Non-operative versus operative management of open fractures in the paediatric population: A systematic review and meta-analysis of the adverse outcomes.
Singh A., Bierrum W., Wormald J., Eastwood DM.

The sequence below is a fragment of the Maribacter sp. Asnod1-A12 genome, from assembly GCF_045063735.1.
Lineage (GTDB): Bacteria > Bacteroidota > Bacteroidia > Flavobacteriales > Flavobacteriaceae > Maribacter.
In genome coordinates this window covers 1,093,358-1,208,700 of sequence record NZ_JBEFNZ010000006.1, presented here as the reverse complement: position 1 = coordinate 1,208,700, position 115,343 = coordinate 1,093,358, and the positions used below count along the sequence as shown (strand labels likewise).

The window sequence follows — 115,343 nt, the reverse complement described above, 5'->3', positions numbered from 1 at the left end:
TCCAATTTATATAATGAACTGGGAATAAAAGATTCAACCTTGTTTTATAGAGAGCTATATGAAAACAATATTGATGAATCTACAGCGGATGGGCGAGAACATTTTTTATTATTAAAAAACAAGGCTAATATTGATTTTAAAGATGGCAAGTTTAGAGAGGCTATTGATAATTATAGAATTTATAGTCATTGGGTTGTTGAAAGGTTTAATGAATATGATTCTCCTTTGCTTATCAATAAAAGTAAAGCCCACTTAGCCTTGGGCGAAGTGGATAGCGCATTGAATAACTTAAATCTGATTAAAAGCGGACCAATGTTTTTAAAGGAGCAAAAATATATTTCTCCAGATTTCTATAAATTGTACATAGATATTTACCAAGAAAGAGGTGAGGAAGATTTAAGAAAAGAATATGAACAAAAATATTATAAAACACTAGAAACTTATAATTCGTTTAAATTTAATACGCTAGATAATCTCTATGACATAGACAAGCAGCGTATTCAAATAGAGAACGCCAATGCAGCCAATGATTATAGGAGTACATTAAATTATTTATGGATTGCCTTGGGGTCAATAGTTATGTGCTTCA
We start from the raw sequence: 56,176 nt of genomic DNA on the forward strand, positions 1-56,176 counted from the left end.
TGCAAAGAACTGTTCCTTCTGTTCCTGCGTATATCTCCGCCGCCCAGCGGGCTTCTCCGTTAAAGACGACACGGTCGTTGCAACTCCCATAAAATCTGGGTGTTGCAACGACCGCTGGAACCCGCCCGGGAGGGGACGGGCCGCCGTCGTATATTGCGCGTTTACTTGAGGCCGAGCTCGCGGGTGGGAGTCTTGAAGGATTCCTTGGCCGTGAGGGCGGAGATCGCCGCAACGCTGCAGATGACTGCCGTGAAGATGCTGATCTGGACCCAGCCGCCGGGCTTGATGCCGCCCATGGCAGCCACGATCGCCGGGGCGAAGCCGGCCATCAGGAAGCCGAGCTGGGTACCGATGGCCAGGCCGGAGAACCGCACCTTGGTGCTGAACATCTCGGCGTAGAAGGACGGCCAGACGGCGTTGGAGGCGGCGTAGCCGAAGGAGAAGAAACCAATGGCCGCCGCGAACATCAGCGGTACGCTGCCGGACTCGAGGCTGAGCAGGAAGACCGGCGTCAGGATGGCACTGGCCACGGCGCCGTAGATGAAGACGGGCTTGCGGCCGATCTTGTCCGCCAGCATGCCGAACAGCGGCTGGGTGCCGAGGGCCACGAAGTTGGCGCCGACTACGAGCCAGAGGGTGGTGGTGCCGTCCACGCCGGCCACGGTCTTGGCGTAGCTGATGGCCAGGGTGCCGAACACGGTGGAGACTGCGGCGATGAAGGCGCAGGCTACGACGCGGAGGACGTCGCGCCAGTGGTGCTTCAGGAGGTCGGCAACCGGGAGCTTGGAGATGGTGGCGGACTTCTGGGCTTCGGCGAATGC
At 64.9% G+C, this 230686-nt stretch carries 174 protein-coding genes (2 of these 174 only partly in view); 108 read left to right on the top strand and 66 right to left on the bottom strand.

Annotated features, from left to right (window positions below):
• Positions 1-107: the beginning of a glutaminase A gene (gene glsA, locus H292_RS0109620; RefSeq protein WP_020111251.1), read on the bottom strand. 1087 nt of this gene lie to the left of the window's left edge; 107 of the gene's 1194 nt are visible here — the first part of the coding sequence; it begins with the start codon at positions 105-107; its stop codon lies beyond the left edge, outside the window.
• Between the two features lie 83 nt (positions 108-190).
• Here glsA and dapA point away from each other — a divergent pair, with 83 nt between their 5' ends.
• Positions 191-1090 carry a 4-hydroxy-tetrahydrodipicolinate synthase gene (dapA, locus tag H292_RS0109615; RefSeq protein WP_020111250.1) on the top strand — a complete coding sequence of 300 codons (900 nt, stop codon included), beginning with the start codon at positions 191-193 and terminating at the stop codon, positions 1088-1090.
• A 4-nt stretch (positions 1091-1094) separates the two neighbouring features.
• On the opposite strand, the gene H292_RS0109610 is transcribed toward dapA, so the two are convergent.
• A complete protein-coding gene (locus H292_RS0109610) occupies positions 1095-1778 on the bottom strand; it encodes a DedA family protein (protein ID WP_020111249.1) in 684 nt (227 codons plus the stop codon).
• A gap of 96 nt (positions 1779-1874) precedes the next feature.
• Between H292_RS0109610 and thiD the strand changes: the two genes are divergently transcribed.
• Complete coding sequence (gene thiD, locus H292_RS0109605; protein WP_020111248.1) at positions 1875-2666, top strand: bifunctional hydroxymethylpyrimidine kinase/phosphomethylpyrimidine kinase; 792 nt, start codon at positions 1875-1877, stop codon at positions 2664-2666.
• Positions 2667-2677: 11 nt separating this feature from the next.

Open fractures are at greater risk of infection and delayed bone healing. Guidelines to reduce these risks exist for adult open fracture management but not for paediatric open fractures, where there is considerable practice variability. This systematic review evaluates the quality of the evidence and clinical outcomes for paediatric open fractures treated non-operatively versus operatively. A PROSPERO-registered, PRISMA-compliant systematic review and meta-analysis. Databases searched were MEDLINE, Embase and Web of Science (WoS) up to March 2019. Clinical studies reporting adverse outcomes of both non-operative and operative management of paediatric open fractures were included. Data extracted included demographics, treatment methods and outcomes. The primary outcome was infection (osteomyelitis and/or wound infection). Secondary outcomes were abnormalities of bone healing (delayed union, malunion and nonunion) and re-fracture. The ROBINS-I tool was used to assess risk of bias. Seventeen studies reporting 1093 open fractures were included. Non-operatively managed injuries had a lower risk of osteomyelitis (RR 0.33 [95%CI 0.12-0.86]), wound infection (RR 0.47 [95%CI 0.22-0.97]) and nonunion (RR 0.27 [95%CI 0.09-0.80]). Gustilo-Anderson (GA) III injuries had the highest incidence of osteomyelitis (10.7%) with no difference in outcome between operative and non-operative groups (RR 0.67 [95%CI 0.22-2.03]). Tibial GA III fractures were associated with a lower risk of osteomyelitis than femoral fractures: adverse effects were seen in the operative group. All studies were retrospective, observational and at high risk of bias. The quality of the evidence relating to paediatric open fractures is low, and findings are limited by significant methodological flaws in the literature. GA I and II fractures were commonly managed non-operatively and associated with a lower infection rate. Operative intervention was more frequent in GA III fractures, where the risk of infection was highest. Operative management of GA III fractures was not associated with a lower infection risk compared to non-operative management. Robust prospective multi-centre studies are needed to explore further the most effective management of paediatric open fractures and to inform guideline development.